I don’t think the Saudis are great strategic thinkers, but they do know who their main enemies are: Iran and its allies, from Damascus to Moscow, and the plethora of terrorist armies, of varying cult membership, from the Middle East to Africa and on to Latin America. The pattern to our current foreign policy — well reflected in the recent nominations to the three key slots in the administration — is twofold: retreat from the battlefield, and appeasement of radical, anti-American regimes and movements. Thus, we arm the (Sunni) radical Morsi regime in Egypt, we negotiate with the Taliban, and with Tehran, and we put roadblocks in front of Assad’s enemies. Badran:
(Saudi) criticism reflects a more general perception among the Sunni regional states, and zeroes in on the message that Washington has been sending about its strategic priorities. Instead of leading the effort to bring down the Assad regime, and thereby deal a major blow to Iran’s alliance network, it appears far more concerned about pressing the Syrian opposition to reach out more to minorities and about preserving so-called regime “institutions.” If the US wanted to eliminate Iranian influence in Syria, then it should be looking to dismantle, not preserve, “institutions” like the security services, which are allied with Iran.
Isn’t that the one consistent pattern? As I once asked, if you wanted to craft a policy to encourage and empower America’s most radical enemies, and discourage and frustrate America’s friends, how would your policy differ from what we’re got now?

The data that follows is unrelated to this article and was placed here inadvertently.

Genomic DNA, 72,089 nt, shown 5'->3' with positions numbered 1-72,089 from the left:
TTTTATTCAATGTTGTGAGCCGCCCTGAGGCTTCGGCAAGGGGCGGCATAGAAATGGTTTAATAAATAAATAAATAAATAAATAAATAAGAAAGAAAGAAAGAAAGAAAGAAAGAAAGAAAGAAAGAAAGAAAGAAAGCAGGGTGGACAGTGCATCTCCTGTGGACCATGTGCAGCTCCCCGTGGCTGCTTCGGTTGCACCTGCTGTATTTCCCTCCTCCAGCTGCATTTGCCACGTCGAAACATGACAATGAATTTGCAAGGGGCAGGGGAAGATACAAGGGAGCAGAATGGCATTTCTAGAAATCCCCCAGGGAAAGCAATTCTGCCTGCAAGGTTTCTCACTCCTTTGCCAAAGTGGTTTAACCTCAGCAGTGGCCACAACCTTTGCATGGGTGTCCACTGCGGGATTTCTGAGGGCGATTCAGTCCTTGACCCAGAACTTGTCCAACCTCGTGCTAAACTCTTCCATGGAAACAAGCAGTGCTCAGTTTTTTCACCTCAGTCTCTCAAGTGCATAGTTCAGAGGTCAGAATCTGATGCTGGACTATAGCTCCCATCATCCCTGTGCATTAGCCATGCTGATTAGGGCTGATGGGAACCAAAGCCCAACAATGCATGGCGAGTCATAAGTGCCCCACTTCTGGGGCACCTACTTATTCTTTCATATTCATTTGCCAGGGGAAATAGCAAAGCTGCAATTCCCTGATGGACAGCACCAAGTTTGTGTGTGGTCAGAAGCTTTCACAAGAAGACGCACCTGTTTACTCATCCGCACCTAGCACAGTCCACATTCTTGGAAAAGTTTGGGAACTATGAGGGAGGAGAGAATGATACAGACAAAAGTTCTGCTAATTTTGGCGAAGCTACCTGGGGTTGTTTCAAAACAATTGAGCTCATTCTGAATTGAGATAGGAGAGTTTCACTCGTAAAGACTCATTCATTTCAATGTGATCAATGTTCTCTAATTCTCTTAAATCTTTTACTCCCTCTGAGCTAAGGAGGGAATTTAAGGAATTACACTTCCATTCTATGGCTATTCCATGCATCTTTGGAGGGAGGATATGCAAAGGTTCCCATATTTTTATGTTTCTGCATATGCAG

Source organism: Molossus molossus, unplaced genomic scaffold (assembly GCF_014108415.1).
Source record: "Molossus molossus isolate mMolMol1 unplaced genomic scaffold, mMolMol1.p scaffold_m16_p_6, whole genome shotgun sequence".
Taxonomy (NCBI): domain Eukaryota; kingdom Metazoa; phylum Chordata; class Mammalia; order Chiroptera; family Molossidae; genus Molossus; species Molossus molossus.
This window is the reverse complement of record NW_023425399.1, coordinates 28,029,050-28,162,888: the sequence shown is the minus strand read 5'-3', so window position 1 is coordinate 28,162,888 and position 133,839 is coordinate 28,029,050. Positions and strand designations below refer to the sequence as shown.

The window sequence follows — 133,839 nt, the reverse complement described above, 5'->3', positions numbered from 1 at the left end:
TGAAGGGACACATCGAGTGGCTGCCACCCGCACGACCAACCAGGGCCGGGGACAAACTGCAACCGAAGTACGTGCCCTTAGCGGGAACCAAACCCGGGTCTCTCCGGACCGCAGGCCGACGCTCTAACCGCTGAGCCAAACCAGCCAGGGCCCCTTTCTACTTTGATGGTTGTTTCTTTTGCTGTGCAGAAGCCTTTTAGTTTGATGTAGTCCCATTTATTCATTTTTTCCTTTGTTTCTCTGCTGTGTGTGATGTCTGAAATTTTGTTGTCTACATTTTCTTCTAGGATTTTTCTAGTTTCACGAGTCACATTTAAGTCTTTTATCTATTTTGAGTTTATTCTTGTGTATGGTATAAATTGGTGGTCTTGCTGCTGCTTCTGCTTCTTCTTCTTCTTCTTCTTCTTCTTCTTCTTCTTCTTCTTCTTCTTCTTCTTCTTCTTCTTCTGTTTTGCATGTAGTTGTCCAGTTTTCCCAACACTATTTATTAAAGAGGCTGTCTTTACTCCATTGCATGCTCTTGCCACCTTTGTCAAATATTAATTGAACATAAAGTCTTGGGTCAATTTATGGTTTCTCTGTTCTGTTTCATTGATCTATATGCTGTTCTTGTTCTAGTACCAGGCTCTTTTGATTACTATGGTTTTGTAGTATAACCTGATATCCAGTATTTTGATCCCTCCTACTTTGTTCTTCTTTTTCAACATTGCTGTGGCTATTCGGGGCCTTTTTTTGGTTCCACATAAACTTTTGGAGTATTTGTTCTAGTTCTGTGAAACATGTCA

Isn’t that what the national security nominees represent? Douthat oddly leaves out John Kerry, a man who achieved fame by joining the most radically anti-American groups in this country during the Vietnam War, by throwing away his war medals, by accusing the United States of horrific war crimes, and by consorting with our enemies. He consorted with Assad, too, let’s not forget, as did Hagel, who, as senator, blocked Iran sanctions and called for better relations with Tehran. And Brennan, early on, spoke respectfully of jihad.
So, to answer the rhetorical question in the headline, I don’t think we’re governed by an imperialist, or by an old-fashioned appeaser. We’re governed by a man who has taken sides in the global war, and he favors those who think America is the source of the world’s biggest problems. The Obama Doctrine, demonstrated by our actions on the ground and by the president’s choice of top officials for his second term, is: remove America from the battlefield, encourage those who hate America, withhold support from those who would fight against our common enemies, and things will get better.